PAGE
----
Speaking of our Mill Valley store, here is what Andy Booth, one of the owners who can often be found working in the Marin County branch of The Spanish Table, has to say about the impending arrival of some spectacular older vintages of Rioja from his good friends at Lopez de Heredia.

 

The family owned Lopez de Heredia winery has been making beautifully aged Rioja since it’s founding in 1877.  They pride themselves on continuing the tradition that Rafael Lopez de Heredia y Landeta started.  We have ordered a handful of these wines direct from the winery and they are scheduled to arrive at the beginning of March.  We are offering a presell on the wines before they arrive.  They are all extremely limited in availability.  If interested, please give us a call or email.  The presell price is available only until the wines arrive.
1942 Vina Bosconia Gran Reserva: $840, presell price $750 (only 1 available)
1947 Vina Bosconia Gran Reserva: $785, presell price $705 (only 1 available)
(The 1942 & 1947 Vina Bosconia are considered by many who have tried the wines extensively two of their best wines produced.)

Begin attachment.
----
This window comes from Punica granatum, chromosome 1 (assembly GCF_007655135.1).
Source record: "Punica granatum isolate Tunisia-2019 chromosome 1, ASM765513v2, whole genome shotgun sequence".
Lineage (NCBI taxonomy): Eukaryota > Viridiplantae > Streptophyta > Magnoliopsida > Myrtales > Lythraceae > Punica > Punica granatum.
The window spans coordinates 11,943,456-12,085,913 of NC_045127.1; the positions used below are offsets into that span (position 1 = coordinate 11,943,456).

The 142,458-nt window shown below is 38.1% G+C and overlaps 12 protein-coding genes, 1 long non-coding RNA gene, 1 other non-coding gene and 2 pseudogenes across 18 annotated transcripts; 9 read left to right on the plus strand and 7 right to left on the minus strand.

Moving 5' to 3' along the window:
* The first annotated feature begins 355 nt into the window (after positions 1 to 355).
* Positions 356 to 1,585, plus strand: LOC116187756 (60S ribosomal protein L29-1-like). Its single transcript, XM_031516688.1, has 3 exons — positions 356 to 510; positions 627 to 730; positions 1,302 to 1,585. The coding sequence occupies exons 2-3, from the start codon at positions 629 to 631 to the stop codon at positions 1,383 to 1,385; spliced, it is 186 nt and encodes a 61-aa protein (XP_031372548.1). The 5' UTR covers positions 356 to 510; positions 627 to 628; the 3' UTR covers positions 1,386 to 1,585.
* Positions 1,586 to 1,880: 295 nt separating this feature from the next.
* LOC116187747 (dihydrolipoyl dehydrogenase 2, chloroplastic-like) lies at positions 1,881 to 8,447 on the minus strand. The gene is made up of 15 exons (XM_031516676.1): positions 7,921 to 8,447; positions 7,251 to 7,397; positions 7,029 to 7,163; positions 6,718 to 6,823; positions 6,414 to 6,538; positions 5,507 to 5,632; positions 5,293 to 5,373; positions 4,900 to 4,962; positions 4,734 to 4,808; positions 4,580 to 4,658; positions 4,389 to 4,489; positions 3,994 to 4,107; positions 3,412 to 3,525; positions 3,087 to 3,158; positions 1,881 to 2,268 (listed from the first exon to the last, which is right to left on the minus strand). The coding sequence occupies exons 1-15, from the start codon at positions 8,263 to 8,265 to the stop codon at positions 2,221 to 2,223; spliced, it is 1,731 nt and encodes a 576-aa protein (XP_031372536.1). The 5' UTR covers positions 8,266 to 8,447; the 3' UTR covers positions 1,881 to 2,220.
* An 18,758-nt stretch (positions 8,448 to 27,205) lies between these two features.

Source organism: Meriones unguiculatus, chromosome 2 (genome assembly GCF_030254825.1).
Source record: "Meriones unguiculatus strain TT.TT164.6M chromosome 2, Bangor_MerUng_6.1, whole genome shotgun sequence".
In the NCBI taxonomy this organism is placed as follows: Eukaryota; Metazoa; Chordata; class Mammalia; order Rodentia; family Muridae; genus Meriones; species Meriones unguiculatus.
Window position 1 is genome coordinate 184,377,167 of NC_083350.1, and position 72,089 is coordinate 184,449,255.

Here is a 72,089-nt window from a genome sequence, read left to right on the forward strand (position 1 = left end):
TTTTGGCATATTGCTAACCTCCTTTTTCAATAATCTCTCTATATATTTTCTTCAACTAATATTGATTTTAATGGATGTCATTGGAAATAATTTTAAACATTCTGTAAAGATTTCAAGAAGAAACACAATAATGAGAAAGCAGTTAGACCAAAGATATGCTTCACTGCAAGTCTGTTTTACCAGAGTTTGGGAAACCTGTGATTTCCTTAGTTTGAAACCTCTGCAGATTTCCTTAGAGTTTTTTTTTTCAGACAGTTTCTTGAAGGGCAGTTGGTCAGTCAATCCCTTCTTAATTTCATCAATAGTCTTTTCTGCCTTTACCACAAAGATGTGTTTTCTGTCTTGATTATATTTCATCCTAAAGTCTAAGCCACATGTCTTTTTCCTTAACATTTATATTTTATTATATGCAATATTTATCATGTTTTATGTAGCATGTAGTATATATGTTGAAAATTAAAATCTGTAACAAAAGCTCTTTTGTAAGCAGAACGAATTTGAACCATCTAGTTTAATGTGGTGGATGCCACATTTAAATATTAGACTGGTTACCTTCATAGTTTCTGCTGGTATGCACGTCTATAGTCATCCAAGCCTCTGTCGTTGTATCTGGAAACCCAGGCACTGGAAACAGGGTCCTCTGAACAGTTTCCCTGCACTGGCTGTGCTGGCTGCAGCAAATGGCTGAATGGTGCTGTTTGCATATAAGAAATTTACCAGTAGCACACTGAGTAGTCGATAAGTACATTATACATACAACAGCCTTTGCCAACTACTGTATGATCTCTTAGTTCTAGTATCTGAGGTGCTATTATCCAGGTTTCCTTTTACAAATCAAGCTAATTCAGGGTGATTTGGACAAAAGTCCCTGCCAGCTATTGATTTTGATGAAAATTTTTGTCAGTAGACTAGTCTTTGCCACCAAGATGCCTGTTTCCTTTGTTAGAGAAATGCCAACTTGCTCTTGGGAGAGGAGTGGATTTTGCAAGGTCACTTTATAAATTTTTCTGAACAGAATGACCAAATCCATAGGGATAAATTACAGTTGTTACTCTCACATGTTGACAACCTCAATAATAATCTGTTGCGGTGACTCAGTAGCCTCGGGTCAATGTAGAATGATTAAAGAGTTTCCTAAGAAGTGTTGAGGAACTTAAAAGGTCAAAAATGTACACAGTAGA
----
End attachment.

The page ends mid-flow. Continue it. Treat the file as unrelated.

1970 Vina Bosconia Gran Reserva: $206, presell price $184 (12 available)
1970 Vina Tondonia Gran Reserva: $206, presell price $184 (2 available)
1976 Vina Bosconia Gran Reserva: $125, presell price $112 (12 available)
1981 Vina Bosconia Gran Reserva: $89, presell price $78 (4 available)
1981 Vina Tondonia Gran Reserva: $104, presell price $93 (4 available)
1976 Vina Tondonia Blanco Gran Reserva: $120, presell price $107 (2 available)
This pairs perfectly with the chanterelle & gremolata pizza from Chez Panisse (as we did last weekend)
1981 Vina Tondonia Blanco Gran Reserva: $89, presell price $78 (8 available)

 

Meanwhile, here in Berkeley we have some tasty new arrivals at all price ranges to share with you. The big news is the arrival of The 2005 Pago de Carraovejas Crianza and Reserva.  These hard to find wines from Ribera del Duero make an appearance each year, but supplies are limited so they sell out quickly. When we did our staff tasting of the Jamón Iberico this was the wine we paired it with.  The combination is sublime.

Also, for those looking for a bargain, we have some new ‘house wine’ as well as a new Monastrell from Almansa and the new vintage of a popular and, yes, youthful blend of Garnacha and Tempranillo from Navarra.

 

Infinitus Chardonnay/Viura 2006 $6.99 This white ‘house wine’ makes a repeat appearance here after a popular run in the last vintage. Infinitus, made by the same folks who bring you Finca Antigua and Conde de Valdemar, is a fresh and floral blend of Viura and the more well known Chardonnay. Crisp citrus flavors from the Viura encounter fuller melon flavors from the Chardonnay.

 

Valcanto Monastrell 2005 $10.99 This new Monastrell comes from Bodegas Piquera in Almansa. A bit fresher than the ripe, concentratedMonastrell wines from neighboring Jumilla and Yecla to the south, with lighter balance and leaner fruit character.